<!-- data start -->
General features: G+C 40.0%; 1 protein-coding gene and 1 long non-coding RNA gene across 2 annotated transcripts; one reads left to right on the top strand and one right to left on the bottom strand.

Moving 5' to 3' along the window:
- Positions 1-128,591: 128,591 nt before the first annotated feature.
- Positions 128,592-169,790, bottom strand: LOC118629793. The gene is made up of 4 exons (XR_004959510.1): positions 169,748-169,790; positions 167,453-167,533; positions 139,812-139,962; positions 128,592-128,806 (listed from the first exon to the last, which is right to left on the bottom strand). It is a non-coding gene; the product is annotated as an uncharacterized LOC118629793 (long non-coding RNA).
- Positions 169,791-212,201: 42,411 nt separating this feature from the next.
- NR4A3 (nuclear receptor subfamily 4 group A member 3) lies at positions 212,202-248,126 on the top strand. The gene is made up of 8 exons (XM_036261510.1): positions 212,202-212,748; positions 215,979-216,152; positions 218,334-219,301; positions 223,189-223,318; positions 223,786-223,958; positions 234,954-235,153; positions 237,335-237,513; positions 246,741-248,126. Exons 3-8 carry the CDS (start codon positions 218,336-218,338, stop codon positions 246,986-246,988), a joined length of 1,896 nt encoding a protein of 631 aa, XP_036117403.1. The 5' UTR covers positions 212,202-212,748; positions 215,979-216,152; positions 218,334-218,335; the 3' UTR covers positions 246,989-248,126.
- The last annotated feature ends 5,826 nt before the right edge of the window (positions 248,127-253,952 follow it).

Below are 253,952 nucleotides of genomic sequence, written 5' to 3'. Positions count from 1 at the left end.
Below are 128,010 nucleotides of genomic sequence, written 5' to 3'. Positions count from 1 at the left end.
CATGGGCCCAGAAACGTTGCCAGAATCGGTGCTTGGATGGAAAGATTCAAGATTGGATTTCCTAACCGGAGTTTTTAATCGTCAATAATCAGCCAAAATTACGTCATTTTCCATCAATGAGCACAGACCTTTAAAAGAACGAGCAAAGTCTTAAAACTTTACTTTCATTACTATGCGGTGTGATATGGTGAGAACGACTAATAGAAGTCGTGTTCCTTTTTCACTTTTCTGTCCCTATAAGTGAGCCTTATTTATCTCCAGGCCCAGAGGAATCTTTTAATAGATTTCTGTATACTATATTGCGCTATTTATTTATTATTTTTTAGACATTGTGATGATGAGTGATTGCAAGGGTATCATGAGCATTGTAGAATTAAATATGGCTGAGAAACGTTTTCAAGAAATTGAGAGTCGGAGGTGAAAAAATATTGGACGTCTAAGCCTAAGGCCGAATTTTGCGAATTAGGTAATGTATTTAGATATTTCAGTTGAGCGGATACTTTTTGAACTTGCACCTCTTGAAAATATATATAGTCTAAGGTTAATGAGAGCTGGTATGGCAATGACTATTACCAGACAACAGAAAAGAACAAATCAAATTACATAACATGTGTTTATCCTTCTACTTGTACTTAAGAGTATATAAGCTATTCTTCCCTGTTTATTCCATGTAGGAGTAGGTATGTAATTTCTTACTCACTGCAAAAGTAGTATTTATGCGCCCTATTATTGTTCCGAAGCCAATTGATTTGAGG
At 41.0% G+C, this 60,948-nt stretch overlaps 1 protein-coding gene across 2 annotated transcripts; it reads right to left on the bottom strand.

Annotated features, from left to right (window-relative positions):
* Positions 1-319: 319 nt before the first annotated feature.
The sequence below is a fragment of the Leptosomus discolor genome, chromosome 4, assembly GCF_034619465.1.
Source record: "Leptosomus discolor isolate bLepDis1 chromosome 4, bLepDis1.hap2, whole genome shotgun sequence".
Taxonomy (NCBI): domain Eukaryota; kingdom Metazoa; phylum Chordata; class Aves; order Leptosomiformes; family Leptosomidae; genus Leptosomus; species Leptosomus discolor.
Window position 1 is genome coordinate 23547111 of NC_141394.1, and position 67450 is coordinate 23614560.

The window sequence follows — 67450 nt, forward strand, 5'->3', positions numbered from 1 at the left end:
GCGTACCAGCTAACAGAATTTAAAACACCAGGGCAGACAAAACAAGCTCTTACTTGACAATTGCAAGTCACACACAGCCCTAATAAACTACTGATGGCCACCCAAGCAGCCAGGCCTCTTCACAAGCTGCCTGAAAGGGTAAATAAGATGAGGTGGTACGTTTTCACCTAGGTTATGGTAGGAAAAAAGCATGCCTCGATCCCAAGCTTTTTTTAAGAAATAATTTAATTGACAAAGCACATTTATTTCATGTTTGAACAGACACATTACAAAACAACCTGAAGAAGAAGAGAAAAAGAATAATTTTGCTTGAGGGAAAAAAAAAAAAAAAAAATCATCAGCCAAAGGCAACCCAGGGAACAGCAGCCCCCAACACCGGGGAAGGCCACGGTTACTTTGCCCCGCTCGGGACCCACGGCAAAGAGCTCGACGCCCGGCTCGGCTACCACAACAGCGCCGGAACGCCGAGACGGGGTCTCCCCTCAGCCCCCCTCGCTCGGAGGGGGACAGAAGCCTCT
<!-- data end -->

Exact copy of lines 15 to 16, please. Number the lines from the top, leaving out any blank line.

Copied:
Source record: "Leptosomus discolor isolate bLepDis1 chromosome 4, bLepDis1.hap2, whole genome shotgun sequence".
Taxonomy (NCBI): domain Eukaryota; kingdom Metazoa; phylum Chordata; class Aves; order Leptosomiformes; family Leptosomidae; genus Leptosomus; species Leptosomus discolor.